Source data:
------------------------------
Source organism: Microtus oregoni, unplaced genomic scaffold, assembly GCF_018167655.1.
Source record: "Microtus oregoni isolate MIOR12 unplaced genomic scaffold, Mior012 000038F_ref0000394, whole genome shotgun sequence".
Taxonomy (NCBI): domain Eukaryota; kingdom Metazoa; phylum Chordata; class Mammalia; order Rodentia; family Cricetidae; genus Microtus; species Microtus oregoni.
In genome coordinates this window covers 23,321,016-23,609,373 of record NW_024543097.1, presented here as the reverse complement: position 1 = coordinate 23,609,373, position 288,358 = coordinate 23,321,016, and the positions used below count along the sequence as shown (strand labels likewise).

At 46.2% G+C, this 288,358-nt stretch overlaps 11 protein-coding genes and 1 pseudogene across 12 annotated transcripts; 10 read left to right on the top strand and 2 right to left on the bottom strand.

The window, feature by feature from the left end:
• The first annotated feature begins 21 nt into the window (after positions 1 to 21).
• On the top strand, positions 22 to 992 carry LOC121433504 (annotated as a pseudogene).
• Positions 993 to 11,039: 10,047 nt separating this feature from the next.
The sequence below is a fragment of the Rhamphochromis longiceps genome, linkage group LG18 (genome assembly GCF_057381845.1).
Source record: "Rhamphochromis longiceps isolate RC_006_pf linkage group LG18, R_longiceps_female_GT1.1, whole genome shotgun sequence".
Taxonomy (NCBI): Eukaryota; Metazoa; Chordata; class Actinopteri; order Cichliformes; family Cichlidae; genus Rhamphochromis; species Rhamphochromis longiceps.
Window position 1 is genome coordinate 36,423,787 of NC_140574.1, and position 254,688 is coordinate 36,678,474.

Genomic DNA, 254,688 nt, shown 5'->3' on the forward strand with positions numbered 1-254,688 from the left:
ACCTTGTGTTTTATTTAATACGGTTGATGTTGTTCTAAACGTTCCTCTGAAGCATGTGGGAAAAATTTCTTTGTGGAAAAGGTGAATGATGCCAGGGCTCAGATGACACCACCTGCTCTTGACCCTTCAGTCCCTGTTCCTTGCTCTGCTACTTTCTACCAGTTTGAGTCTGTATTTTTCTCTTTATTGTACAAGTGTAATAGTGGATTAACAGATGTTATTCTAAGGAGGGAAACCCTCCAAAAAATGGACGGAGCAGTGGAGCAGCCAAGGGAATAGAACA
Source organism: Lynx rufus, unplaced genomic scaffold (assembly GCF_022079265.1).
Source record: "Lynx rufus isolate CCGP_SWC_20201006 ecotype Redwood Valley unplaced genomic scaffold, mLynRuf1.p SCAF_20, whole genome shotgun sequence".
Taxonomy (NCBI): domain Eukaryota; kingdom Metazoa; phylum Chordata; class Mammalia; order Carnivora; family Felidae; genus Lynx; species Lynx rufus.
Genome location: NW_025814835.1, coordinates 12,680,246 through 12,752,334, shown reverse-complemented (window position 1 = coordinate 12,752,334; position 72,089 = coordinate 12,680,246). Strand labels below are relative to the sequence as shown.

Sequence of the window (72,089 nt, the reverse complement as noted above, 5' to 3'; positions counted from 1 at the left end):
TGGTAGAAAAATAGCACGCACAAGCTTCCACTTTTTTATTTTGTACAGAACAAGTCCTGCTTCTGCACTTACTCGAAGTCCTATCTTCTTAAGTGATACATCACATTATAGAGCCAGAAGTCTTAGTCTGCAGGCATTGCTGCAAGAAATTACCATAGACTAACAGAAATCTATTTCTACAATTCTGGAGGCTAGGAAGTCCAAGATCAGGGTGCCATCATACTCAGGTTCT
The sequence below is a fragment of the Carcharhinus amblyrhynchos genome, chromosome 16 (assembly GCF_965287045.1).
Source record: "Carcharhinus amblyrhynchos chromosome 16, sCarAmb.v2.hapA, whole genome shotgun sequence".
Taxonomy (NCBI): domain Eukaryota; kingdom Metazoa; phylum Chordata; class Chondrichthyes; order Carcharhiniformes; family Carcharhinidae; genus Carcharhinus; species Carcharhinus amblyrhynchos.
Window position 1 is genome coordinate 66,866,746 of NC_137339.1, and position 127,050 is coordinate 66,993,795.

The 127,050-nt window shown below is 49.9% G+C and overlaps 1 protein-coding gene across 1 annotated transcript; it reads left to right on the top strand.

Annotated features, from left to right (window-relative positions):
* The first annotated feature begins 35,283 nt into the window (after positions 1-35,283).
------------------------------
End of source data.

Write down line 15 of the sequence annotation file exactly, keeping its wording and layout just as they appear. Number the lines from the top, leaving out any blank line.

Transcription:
ACCTTGTGTTTTATTTAATACGGTTGATGTTGTTCTAAACGTTCCTCTGAAGCATGTGGGAAAAATTTCTTTGTGGAAAAGGTGAATGATGCCAGGGCTCAGATGACACCACCTGCTCTTGACCCTTCAGTCCCTGTTCCTTGCTCTGCTACTTTCTACCAGTTTGAGTCTGTATTTTTCTCTTTATTGTACAAGTGTAATAGTGGATTAACAGATGTTATTCTAAGGAGGGAAACCCTCCAAAAAATGGACGGAGCAGTGGAGCAGCCAAGGGAATAGAACA